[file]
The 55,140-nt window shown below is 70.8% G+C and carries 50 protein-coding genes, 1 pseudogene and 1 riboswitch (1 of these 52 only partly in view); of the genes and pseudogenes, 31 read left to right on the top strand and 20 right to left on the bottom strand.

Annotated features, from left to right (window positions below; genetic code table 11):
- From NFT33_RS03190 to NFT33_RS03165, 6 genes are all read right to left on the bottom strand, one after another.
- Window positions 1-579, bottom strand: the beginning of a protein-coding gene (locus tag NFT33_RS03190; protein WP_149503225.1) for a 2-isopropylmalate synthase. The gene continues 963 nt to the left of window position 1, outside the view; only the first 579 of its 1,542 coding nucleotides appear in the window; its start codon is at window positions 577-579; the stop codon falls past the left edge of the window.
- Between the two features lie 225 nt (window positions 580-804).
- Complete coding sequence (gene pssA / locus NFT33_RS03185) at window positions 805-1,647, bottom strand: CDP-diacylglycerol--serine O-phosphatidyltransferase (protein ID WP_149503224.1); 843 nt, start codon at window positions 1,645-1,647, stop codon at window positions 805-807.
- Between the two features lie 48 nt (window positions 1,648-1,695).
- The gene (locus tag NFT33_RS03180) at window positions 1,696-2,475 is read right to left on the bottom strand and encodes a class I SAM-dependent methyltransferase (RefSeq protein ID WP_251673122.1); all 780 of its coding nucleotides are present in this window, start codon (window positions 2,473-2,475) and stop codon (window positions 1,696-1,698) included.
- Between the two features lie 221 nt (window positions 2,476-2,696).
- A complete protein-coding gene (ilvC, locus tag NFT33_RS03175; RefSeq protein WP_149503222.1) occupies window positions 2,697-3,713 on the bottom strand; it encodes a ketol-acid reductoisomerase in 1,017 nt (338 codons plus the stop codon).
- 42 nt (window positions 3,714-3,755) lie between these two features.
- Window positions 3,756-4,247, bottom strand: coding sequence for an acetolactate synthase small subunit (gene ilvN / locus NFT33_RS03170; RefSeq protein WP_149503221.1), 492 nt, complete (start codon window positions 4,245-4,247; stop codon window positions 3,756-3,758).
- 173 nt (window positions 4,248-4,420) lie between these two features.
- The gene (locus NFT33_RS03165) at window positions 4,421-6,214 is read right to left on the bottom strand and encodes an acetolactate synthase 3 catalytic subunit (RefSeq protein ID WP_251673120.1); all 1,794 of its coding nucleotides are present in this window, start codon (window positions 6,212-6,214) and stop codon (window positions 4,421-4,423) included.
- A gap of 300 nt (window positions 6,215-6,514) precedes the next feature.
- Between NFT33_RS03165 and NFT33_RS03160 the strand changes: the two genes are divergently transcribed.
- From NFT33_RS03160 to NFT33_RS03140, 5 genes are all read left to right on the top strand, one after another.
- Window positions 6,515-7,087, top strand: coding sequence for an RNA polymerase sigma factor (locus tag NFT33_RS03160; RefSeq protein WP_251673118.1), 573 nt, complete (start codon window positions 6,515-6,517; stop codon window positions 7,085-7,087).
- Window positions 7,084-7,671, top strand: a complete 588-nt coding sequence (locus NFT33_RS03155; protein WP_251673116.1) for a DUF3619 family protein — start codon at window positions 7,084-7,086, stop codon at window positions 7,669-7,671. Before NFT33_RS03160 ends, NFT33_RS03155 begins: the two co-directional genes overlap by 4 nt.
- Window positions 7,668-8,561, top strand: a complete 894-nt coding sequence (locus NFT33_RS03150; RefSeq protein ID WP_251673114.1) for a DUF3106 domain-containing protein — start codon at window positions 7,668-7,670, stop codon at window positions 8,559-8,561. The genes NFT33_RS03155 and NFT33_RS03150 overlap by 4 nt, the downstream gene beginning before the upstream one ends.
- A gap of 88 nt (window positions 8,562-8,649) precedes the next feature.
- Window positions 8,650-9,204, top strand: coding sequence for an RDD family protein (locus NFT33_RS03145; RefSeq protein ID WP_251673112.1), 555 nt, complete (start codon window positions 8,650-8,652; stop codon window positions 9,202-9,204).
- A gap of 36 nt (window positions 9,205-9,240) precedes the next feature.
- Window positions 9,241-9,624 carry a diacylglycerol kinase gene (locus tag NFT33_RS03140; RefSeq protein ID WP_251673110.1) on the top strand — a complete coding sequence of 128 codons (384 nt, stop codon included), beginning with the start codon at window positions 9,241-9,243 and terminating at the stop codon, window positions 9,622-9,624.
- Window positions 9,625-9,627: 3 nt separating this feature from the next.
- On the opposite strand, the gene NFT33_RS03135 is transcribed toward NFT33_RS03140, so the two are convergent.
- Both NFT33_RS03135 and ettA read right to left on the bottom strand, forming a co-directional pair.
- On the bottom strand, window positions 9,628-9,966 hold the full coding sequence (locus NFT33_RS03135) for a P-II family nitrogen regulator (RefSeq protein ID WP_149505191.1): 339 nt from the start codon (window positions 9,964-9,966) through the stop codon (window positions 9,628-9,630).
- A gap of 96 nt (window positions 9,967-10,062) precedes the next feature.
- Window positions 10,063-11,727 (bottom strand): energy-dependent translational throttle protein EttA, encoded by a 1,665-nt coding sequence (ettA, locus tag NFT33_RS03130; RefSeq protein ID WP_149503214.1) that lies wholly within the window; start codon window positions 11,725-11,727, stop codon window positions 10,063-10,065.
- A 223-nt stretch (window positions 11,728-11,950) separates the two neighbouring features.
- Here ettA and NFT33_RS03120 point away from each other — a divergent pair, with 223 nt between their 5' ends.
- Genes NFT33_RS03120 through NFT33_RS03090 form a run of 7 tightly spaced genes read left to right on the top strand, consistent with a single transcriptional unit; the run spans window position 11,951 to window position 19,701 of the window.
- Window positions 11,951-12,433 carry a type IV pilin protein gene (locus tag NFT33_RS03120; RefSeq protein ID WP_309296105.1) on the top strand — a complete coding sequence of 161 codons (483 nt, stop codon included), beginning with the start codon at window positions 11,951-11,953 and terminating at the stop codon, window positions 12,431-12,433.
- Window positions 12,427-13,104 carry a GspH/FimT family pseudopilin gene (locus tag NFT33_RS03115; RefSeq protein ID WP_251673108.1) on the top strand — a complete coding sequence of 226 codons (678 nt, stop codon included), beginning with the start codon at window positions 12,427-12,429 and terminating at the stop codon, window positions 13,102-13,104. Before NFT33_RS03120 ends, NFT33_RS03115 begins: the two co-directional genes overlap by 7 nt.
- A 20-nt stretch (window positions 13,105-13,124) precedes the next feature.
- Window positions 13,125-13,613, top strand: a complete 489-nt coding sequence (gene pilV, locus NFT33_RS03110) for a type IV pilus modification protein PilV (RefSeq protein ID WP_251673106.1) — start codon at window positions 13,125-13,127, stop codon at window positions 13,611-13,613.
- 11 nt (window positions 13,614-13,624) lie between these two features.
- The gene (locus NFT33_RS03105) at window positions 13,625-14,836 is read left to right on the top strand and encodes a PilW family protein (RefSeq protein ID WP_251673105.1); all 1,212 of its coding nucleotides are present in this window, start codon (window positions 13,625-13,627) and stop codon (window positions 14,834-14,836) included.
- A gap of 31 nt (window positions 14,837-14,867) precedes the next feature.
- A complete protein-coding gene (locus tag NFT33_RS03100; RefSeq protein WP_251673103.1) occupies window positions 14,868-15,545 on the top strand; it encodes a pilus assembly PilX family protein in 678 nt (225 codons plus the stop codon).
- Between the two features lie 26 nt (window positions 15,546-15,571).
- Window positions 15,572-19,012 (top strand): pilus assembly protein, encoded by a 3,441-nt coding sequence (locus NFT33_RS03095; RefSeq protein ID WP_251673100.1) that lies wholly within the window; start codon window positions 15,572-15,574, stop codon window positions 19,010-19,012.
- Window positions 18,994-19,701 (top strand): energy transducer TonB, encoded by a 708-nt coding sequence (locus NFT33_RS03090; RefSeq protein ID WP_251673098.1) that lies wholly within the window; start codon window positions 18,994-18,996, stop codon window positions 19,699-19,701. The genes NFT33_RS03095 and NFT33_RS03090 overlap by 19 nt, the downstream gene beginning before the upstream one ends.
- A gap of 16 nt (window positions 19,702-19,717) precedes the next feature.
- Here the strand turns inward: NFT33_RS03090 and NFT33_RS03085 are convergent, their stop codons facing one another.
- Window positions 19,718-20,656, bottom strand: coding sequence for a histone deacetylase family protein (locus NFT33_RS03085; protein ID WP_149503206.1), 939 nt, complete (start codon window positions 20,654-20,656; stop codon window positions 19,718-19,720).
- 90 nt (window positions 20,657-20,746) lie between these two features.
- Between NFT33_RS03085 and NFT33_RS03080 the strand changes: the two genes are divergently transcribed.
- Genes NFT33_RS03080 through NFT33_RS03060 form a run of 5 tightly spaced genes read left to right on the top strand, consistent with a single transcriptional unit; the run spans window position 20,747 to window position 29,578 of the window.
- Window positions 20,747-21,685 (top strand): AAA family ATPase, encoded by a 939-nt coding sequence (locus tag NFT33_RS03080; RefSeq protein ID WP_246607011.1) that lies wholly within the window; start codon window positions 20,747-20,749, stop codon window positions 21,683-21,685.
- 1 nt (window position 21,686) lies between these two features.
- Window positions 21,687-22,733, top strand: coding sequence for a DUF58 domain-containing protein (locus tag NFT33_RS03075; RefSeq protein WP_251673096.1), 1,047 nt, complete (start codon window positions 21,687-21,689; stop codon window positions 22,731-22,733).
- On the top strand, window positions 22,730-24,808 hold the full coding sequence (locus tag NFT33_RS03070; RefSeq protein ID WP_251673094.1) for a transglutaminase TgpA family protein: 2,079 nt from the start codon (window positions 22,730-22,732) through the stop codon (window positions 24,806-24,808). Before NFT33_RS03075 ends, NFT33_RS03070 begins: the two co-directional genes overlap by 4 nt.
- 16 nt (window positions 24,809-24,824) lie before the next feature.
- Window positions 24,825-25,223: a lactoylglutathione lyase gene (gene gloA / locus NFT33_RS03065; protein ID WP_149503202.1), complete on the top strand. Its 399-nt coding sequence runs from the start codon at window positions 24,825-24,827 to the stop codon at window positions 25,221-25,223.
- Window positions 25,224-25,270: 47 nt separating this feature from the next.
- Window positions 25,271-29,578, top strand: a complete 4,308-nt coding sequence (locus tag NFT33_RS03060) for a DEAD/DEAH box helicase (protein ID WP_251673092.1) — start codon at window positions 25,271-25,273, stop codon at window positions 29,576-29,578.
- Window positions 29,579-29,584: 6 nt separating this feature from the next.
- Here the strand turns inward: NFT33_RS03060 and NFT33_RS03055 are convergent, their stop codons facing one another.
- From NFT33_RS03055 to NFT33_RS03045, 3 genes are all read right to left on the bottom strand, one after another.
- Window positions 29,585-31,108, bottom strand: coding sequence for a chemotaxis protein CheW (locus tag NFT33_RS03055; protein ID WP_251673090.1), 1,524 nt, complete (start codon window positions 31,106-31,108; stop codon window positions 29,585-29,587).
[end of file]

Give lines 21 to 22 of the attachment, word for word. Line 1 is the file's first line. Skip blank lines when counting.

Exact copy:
- A gap of 88 nt (window positions 8,562-8,649) precedes the next feature.
- Window positions 8,650-9,204, top strand: coding sequence for an RDD family protein (locus NFT33_RS03145; RefSeq protein ID WP_251673112.1), 555 nt, complete (start codon window positions 8,650-8,652; stop codon window positions 9,202-9,204).